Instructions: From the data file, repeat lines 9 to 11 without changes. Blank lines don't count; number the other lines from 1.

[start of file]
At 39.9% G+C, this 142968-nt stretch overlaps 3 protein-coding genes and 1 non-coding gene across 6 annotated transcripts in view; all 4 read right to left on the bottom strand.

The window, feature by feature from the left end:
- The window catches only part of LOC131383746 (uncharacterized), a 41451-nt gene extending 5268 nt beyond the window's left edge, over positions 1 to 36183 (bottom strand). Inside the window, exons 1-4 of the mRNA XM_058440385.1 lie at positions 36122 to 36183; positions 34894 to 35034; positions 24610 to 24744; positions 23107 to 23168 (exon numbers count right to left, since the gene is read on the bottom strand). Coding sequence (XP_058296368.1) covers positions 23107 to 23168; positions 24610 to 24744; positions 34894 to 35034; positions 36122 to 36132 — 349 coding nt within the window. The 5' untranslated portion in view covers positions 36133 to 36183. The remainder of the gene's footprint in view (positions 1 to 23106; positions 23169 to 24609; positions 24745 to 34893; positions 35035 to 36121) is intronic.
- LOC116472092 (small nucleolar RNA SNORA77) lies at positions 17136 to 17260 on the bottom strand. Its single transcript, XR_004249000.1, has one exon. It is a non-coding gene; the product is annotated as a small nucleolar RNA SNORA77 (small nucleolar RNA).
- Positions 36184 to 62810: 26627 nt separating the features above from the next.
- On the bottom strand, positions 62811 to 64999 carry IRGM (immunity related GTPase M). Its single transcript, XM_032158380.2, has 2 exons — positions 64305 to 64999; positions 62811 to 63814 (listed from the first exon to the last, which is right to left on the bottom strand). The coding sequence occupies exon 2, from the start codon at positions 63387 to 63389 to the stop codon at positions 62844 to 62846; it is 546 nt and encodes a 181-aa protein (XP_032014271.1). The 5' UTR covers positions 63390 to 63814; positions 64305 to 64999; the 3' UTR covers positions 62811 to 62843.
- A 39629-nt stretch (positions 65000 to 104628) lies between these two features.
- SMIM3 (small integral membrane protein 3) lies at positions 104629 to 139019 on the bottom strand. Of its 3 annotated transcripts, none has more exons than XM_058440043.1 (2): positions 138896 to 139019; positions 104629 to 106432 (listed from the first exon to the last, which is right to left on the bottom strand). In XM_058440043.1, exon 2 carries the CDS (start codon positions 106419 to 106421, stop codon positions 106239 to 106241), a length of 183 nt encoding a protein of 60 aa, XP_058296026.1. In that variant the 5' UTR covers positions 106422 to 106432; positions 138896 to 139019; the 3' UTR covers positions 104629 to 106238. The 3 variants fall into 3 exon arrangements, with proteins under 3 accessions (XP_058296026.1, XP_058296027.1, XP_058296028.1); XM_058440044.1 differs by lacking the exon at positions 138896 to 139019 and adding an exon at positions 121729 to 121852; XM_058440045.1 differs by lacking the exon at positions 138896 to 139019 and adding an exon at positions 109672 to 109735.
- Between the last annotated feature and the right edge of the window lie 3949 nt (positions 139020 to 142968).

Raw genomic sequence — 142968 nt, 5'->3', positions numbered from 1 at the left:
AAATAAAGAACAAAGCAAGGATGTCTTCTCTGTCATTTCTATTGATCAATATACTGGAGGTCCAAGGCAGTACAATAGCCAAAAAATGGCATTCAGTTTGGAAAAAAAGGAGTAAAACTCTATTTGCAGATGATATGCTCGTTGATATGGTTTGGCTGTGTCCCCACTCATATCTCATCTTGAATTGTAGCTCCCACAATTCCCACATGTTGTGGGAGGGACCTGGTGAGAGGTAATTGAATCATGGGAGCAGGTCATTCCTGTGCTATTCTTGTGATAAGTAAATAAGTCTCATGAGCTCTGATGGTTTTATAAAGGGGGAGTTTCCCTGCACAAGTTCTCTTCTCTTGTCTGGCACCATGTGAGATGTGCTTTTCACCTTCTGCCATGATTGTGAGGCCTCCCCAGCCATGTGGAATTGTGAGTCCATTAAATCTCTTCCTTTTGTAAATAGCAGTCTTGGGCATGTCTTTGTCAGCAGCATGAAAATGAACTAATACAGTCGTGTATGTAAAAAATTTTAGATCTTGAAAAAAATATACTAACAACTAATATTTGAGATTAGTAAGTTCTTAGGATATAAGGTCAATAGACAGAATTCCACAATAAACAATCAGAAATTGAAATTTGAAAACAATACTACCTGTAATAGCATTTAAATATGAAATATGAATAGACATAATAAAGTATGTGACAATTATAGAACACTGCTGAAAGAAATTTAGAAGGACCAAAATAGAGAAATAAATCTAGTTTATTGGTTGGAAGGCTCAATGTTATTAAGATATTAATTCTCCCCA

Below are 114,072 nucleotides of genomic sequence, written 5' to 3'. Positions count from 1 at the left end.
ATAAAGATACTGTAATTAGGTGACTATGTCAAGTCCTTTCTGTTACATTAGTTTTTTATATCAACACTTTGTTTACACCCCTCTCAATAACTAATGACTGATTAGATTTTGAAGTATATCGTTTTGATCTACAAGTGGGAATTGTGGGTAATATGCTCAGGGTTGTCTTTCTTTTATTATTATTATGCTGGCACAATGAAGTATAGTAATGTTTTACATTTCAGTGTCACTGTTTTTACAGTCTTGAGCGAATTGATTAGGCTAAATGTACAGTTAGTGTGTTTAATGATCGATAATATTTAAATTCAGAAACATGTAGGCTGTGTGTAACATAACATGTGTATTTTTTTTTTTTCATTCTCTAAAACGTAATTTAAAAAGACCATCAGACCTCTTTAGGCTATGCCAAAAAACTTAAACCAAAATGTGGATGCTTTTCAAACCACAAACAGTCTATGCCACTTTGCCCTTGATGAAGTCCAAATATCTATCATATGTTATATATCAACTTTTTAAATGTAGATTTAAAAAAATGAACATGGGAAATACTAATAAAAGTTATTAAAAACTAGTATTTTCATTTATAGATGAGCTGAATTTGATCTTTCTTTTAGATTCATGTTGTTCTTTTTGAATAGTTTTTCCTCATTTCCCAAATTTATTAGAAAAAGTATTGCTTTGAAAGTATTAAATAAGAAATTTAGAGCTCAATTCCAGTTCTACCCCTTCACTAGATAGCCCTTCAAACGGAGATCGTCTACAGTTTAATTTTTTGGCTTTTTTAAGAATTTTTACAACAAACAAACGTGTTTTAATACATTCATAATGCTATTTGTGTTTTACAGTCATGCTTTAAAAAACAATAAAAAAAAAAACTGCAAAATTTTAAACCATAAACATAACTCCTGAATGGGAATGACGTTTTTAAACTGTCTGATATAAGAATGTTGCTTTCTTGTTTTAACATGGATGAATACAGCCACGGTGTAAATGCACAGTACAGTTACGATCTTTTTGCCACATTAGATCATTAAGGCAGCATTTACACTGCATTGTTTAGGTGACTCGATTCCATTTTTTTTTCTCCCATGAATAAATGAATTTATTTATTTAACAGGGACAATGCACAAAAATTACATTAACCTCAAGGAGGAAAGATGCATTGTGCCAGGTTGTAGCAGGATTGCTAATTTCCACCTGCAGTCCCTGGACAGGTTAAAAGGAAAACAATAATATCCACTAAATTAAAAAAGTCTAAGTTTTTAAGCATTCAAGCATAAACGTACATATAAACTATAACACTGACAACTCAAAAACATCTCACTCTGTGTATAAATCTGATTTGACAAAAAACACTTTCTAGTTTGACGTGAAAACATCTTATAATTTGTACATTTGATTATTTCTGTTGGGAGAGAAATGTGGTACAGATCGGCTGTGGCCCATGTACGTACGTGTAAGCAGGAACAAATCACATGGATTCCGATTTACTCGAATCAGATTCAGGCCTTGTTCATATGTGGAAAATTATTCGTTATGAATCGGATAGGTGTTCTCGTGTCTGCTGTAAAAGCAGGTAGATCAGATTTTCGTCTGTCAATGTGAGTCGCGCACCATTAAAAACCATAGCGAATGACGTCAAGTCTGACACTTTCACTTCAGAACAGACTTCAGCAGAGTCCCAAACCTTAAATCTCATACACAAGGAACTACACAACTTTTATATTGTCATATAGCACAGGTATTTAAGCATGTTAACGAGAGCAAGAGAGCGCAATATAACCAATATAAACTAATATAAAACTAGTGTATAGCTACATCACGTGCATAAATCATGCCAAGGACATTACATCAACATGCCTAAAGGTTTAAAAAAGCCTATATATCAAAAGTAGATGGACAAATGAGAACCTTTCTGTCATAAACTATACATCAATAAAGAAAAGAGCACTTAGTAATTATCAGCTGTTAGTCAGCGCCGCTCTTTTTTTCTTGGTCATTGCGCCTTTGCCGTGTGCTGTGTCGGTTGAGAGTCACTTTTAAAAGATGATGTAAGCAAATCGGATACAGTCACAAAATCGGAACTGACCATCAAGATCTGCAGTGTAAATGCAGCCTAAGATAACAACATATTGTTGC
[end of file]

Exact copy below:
- Between the last annotated feature and the right edge of the window lie 3949 nt (positions 139020 to 142968).

Raw genomic sequence — 142968 nt, 5'->3', positions numbered from 1 at the left:
AAATAAAGAACAAAGCAAGGATGTCTTCTCTGTCATTTCTATTGATCAATATACTGGAGGTCCAAGGCAGTACAATAGCCAAAAAATGGCATTCAGTTTGGAAAAAAAGGAGTAAAACTCTATTTGCAGATGATATGCTCGTTGATATGGTTTGGCTGTGTCCCCACTCATATCTCATCTTGAATTGTAGCTCCCACAATTCCCACATGTTGTGGGAGGGACCTGGTGAGAGGTAATTGAATCATGGGAGCAGGTCATTCCTGTGCTATTCTTGTGATAAGTAAATAAGTCTCATGAGCTCTGATGGTTTTATAAAGGGGGAGTTTCCCTGCACAAGTTCTCTTCTCTTGTCTGGCACCATGTGAGATGTGCTTTTCACCTTCTGCCATGATTGTGAGGCCTCCCCAGCCATGTGGAATTGTGAGTCCATTAAATCTCTTCCTTTTGTAAATAGCAGTCTTGGGCATGTCTTTGTCAGCAGCATGAAAATGAACTAATACAGTCGTGTATGTAAAAAATTTTAGATCTTGAAAAAAATATACTAACAACTAATATTTGAGATTAGTAAGTTCTTAGGATATAAGGTCAATAGACAGAATTCCACAATAAACAATCAGAAATTGAAATTTGAAAACAATACTACCTGTAATAGCATTTAAATATGAAATATGAATAGACATAATAAAGTATGTGACAATTATAGAACACTGCTGAAAGAAATTTAGAAGGACCAAAATAGAGAAATAAATCTAGTTTATTGGTTGGAAGGCTCAATGTTATTAAGATATTAATTCTCCCCA